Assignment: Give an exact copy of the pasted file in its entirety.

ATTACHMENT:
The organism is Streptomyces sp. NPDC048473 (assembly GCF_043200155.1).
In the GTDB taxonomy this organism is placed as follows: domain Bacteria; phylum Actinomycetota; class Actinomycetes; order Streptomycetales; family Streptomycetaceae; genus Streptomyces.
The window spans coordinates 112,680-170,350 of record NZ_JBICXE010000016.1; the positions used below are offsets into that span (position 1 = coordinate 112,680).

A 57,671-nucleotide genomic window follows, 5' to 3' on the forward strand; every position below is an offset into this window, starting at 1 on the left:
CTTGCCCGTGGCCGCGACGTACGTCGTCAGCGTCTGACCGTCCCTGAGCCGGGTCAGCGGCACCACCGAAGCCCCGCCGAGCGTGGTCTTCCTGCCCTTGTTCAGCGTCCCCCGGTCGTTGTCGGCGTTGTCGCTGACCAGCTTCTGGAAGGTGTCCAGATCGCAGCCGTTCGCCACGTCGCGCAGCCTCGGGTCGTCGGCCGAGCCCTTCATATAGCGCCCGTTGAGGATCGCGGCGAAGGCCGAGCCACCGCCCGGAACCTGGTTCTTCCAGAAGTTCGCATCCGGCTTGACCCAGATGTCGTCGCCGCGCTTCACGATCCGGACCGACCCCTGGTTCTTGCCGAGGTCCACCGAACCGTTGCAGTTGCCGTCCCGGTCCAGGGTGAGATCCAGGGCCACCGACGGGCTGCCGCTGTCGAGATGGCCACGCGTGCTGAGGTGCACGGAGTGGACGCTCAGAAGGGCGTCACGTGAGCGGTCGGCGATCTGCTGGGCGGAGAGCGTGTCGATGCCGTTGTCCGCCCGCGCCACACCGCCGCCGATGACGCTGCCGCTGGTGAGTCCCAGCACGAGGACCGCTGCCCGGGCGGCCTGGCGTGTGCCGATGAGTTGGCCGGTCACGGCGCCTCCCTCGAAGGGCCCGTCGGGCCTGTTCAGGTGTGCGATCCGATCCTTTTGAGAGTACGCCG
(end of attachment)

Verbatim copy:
The organism is Streptomyces sp. NPDC048473 (assembly GCF_043200155.1).
In the GTDB taxonomy this organism is placed as follows: domain Bacteria; phylum Actinomycetota; class Actinomycetes; order Streptomycetales; family Streptomycetaceae; genus Streptomyces.
The window spans coordinates 112,680-170,350 of record NZ_JBICXE010000016.1; the positions used below are offsets into that span (position 1 = coordinate 112,680).

A 57,671-nucleotide genomic window follows, 5' to 3' on the forward strand; every position below is an offset into this window, starting at 1 on the left:
CTTGCCCGTGGCCGCGACGTACGTCGTCAGCGTCTGACCGTCCCTGAGCCGGGTCAGCGGCACCACCGAAGCCCCGCCGAGCGTGGTCTTCCTGCCCTTGTTCAGCGTCCCCCGGTCGTTGTCGGCGTTGTCGCTGACCAGCTTCTGGAAGGTGTCCAGATCGCAGCCGTTCGCCACGTCGCGCAGCCTCGGGTCGTCGGCCGAGCCCTTCATATAGCGCCCGTTGAGGATCGCGGCGAAGGCCGAGCCACCGCCCGGAACCTGGTTCTTCCAGAAGTTCGCATCCGGCTTGACCCAGATGTCGTCGCCGCGCTTCACGATCCGGACCGACCCCTGGTTCTTGCCGAGGTCCACCGAACCGTTGCAGTTGCCGTCCCGGTCCAGGGTGAGATCCAGGGCCACCGACGGGCTGCCGCTGTCGAGATGGCCACGCGTGCTGAGGTGCACGGAGTGGACGCTCAGAAGGGCGTCACGTGAGCGGTCGGCGATCTGCTGGGCGGAGAGCGTGTCGATGCCGTTGTCCGCCCGCGCCACACCGCCGCCGATGACGCTGCCGCTGGTGAGTCCCAGCACGAGGACCGCTGCCCGGGCGGCCTGGCGTGTGCCGATGAGTTGGCCGGTCACGGCGCCTCCCTCGAAGGGCCCGTCGGGCCTGTTCAGGTGTGCGATCCGATCCTTTTGAGAGTACGCCG